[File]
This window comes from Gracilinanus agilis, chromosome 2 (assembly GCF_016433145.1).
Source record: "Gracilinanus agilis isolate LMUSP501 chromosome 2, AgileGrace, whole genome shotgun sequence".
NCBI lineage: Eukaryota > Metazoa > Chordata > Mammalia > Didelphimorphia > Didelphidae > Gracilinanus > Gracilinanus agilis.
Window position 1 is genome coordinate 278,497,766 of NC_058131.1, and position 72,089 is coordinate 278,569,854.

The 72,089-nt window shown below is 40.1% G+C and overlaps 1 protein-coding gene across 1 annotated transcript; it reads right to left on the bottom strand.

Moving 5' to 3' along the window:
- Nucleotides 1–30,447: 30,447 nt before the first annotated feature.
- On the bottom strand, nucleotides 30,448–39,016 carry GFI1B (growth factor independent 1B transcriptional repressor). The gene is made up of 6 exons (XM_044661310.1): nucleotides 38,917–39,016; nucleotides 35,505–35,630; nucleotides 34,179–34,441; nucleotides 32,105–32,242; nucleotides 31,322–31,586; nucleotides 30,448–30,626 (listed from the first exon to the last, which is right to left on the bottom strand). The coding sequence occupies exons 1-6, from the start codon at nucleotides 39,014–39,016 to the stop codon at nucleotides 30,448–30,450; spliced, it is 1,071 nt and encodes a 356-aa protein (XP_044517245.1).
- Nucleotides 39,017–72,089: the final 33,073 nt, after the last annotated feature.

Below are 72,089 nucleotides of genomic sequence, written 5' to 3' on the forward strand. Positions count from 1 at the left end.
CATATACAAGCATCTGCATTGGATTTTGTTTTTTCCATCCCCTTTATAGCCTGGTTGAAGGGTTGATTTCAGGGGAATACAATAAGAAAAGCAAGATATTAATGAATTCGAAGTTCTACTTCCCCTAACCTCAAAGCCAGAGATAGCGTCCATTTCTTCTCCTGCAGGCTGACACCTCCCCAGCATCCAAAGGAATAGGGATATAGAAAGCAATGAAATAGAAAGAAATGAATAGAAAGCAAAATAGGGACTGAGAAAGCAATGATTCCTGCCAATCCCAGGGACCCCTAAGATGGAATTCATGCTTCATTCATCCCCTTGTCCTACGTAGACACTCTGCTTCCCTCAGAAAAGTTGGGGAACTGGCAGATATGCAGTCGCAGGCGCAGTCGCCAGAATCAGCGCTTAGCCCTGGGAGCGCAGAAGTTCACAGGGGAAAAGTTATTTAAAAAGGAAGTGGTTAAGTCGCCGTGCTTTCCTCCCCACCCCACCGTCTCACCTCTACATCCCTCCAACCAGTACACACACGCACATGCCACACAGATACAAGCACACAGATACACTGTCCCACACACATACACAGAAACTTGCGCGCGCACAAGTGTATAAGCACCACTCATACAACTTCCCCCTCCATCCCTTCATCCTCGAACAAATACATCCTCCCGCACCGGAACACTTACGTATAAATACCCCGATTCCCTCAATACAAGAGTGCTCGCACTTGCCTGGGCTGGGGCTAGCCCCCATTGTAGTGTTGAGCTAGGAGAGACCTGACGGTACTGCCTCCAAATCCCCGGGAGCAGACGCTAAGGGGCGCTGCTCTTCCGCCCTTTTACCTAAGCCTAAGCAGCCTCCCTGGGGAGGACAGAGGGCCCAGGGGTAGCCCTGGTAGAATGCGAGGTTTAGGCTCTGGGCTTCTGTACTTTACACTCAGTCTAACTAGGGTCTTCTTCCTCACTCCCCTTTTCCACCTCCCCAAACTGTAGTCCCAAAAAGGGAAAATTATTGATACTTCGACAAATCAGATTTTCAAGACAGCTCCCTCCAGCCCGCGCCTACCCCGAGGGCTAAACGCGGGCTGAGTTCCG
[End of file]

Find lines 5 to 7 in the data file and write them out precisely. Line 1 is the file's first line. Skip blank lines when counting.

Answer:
The 72,089-nt window shown below is 40.1% G+C and overlaps 1 protein-coding gene across 1 annotated transcript; it reads right to left on the bottom strand.

Moving 5' to 3' along the window:
- Nucleotides 1–30,447: 30,447 nt before the first annotated feature.